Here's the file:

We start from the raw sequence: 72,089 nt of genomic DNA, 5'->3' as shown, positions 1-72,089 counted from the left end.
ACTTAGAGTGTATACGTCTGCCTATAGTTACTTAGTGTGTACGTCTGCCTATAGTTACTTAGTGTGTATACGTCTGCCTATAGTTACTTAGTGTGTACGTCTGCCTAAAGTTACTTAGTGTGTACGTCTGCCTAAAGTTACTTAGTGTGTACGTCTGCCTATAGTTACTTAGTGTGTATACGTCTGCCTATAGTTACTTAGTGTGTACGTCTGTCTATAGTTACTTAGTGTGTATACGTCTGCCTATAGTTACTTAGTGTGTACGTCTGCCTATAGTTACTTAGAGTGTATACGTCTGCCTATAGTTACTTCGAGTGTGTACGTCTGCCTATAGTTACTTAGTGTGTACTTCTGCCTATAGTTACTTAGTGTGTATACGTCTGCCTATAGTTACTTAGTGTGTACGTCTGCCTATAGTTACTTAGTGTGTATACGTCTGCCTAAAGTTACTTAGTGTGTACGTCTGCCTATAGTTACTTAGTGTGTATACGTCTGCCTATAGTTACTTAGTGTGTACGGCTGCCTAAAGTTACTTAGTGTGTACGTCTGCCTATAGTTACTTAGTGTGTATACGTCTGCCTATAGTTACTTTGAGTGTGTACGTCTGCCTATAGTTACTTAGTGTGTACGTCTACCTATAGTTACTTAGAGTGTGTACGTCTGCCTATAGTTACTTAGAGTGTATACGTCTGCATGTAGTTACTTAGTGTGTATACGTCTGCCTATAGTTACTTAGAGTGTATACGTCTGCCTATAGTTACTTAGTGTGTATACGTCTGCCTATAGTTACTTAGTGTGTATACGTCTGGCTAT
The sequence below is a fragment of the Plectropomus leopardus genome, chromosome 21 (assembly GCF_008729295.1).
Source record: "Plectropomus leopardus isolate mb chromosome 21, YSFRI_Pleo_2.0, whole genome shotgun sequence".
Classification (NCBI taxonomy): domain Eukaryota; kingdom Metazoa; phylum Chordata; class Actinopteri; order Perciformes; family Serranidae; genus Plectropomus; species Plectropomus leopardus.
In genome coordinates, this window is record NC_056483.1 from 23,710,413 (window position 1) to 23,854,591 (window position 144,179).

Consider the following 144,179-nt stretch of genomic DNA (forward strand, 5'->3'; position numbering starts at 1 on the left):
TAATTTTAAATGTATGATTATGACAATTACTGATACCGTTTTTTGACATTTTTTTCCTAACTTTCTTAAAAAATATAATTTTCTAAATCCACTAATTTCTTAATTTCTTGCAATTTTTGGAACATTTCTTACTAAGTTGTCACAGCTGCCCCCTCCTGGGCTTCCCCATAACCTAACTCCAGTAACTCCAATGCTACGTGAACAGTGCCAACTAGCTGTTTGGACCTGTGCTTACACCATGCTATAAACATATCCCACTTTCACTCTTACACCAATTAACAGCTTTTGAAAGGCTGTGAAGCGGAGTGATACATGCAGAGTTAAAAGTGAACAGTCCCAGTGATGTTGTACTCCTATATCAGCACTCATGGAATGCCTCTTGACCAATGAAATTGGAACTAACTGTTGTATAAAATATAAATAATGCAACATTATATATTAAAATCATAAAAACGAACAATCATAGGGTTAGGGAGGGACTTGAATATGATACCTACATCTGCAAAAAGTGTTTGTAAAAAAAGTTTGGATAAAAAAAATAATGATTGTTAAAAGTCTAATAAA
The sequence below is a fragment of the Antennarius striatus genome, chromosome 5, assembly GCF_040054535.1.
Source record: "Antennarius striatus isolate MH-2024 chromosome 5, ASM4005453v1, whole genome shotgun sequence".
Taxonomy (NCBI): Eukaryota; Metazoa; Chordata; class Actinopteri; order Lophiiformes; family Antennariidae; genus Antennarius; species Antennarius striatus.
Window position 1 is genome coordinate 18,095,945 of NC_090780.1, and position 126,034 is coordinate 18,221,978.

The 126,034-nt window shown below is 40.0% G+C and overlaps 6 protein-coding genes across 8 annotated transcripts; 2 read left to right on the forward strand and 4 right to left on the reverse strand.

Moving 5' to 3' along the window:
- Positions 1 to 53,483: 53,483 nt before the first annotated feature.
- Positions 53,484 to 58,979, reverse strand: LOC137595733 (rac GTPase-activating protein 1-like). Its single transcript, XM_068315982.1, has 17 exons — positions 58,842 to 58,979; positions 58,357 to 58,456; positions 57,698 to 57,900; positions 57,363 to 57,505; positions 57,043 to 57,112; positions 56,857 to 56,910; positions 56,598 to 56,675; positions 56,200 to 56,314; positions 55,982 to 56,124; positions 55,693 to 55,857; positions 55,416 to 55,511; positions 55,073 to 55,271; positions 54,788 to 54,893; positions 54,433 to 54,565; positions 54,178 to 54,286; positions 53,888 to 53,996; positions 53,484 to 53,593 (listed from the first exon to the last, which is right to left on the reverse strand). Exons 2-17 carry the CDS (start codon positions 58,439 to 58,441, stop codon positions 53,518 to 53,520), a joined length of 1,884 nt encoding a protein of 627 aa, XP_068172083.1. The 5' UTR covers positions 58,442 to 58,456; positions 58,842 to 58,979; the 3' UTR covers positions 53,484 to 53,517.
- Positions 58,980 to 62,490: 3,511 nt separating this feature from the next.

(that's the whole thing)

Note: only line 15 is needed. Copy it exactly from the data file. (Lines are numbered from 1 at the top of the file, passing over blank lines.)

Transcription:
- Positions 1 to 53,483: 53,483 nt before the first annotated feature.